Electoral College: How and Why it Works

With the fury over the latest presidential election, many have turned to the argument, that the electoral college is either out dated or simply doesn’t work. Many Americans want to completely ditch this way of voting and move to using popular vote as our way of deciding the future president. What many don’t realize is there is a reason things are done this way and why this system, put in place by our founding fathers over 200 years ago, still works for us today.

To understand why the Electoral college works you have to first know how it works. So I am going to put it as simply as I can. Our founding fathers spent an enormous amount of time debating on how the president should be chosen, they wanted to be sure that all states regardless of their population had some say in who was elected. To do this they came up with people called Electors, who are nominated by political parties of each state. To determine how many Electors each state has they took the population of that state into consideration. To start off each state automatically receives 2 electors (the number of senators each state is allotted) then from there they also receive 1 elector for each US representative they have in congress (this number can change every 10 years seeing as how it is determined by the population of that state) For example Texas has 36 house representatives (add that to the two automatic electors they get)  this means Texas received a total of 38 electoral votes in the last election.

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Higher populated states receive more electoral votes. (as seen above)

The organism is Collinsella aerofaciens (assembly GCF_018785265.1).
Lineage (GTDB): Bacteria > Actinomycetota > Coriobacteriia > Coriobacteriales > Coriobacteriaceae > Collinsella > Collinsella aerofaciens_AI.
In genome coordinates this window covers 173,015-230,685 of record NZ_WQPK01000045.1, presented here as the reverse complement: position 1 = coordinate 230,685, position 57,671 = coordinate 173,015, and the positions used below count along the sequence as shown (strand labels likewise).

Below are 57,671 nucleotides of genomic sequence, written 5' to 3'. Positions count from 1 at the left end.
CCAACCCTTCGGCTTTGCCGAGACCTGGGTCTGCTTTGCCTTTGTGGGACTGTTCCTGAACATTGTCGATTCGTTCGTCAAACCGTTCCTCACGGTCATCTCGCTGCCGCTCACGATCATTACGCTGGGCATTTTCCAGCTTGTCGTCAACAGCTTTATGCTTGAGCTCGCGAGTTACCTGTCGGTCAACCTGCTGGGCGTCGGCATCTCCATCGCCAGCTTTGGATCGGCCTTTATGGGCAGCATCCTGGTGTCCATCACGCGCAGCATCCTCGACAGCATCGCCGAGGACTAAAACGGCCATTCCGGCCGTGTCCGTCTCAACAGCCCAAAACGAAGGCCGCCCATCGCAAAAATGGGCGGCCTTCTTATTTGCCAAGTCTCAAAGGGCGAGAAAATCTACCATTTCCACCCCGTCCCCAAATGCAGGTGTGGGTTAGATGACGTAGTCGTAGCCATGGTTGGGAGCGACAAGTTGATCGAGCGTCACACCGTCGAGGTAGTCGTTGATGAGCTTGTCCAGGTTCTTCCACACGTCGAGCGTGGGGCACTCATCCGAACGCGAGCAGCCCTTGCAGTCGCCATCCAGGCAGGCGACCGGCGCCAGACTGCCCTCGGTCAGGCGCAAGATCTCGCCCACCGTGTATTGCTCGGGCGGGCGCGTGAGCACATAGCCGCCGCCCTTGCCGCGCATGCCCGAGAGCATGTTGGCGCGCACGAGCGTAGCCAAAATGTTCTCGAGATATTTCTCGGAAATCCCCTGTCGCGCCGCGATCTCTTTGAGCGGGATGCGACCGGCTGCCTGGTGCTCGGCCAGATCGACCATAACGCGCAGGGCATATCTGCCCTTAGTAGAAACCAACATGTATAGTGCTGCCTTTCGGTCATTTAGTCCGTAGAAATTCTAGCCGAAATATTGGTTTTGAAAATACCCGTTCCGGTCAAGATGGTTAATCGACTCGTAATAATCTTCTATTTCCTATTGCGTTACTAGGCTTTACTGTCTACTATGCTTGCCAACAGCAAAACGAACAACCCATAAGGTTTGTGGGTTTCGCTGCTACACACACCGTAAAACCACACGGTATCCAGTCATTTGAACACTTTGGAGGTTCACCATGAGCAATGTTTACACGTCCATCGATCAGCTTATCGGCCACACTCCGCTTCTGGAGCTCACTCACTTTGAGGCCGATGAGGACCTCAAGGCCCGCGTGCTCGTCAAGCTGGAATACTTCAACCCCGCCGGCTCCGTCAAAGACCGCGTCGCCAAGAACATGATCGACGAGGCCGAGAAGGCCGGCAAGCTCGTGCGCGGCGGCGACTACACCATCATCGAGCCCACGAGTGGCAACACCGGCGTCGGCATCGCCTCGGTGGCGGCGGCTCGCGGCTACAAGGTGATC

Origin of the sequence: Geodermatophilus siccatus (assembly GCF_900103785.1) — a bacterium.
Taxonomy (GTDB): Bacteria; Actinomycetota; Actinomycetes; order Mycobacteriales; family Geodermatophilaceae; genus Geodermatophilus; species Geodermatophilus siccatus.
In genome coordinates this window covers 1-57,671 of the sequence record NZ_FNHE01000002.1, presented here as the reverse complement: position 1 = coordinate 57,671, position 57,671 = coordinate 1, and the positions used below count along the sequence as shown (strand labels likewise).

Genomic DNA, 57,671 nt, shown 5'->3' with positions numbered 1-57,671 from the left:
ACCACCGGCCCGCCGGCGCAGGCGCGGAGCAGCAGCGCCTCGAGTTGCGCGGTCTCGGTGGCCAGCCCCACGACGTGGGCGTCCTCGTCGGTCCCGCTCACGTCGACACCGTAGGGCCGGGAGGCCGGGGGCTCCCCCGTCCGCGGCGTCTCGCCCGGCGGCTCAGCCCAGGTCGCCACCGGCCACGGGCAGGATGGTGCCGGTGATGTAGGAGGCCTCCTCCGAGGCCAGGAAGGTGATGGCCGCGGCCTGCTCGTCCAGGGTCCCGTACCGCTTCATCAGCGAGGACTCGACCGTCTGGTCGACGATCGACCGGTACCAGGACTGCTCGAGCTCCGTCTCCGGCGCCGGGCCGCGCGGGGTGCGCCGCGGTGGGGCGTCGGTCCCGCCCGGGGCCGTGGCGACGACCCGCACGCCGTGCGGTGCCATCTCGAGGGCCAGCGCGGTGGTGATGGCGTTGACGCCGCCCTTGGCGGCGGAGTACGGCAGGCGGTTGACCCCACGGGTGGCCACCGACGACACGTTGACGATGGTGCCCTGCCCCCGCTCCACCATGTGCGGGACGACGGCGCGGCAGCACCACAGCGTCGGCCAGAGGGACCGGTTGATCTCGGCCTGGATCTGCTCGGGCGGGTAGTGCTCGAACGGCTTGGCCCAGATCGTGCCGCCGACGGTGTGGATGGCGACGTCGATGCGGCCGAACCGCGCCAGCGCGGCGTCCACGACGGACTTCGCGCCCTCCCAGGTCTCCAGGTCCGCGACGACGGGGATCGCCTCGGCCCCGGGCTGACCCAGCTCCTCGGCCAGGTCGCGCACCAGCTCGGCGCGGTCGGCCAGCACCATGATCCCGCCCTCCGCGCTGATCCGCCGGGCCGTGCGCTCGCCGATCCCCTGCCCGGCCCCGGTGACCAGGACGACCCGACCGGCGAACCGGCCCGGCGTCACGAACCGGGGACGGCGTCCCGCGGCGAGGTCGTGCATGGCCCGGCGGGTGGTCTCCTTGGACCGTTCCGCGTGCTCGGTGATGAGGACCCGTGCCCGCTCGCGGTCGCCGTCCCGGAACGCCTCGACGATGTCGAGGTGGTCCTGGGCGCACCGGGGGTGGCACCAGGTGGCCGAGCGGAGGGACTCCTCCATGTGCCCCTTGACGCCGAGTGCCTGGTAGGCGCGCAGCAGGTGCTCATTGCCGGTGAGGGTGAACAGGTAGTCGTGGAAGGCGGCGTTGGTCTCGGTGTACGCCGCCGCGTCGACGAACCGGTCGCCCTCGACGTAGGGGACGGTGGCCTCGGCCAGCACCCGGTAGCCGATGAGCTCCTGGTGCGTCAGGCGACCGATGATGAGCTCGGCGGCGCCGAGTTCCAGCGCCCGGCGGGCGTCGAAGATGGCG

Lets continue with Texas for a minute. Texas residents cast their vote, from there they count those votes and determine which candidate won the popular vote ( in this case trump) the Electors of Texas then cast all 38 of their electoral votes toward Trump, hence Trump won Texas. All states except one (Maine) use this “winner take all” system. From here you simply add up the Electoral votes each candidate won to determine the winner. There are a total of 538 electoral votes, a presidential candidate must win the majority of 270 votes to win an election.

Now this may seem a bit more complicated than just counting a popular vote, but there is a reason it is done this way. The electoral college is essential to keeping the united states up and running and making sure every citizen, in every state is considered when it comes to making decisions.

Lets just pretend we used the popular vote method, its coming up on election time, and candidates are campaigning.

US_population_map.png

 

Looking at the population map above where do you think they would focus their energy? obviously if they want to win they would try to appeal to the highest populated cities to ensure their votes, Places like LA, New York City, Chicago, and Houston. They would also propose policy changes that would benefit and cater to the people living in those cities. States like New Mexico, and the entire mid west would be forgotten about, their interests and needs not heard because they simply are not populated enough for their votes to make a difference. Many may not see a problem with this, However forgetting about those states could have a drastic effect on larger cities.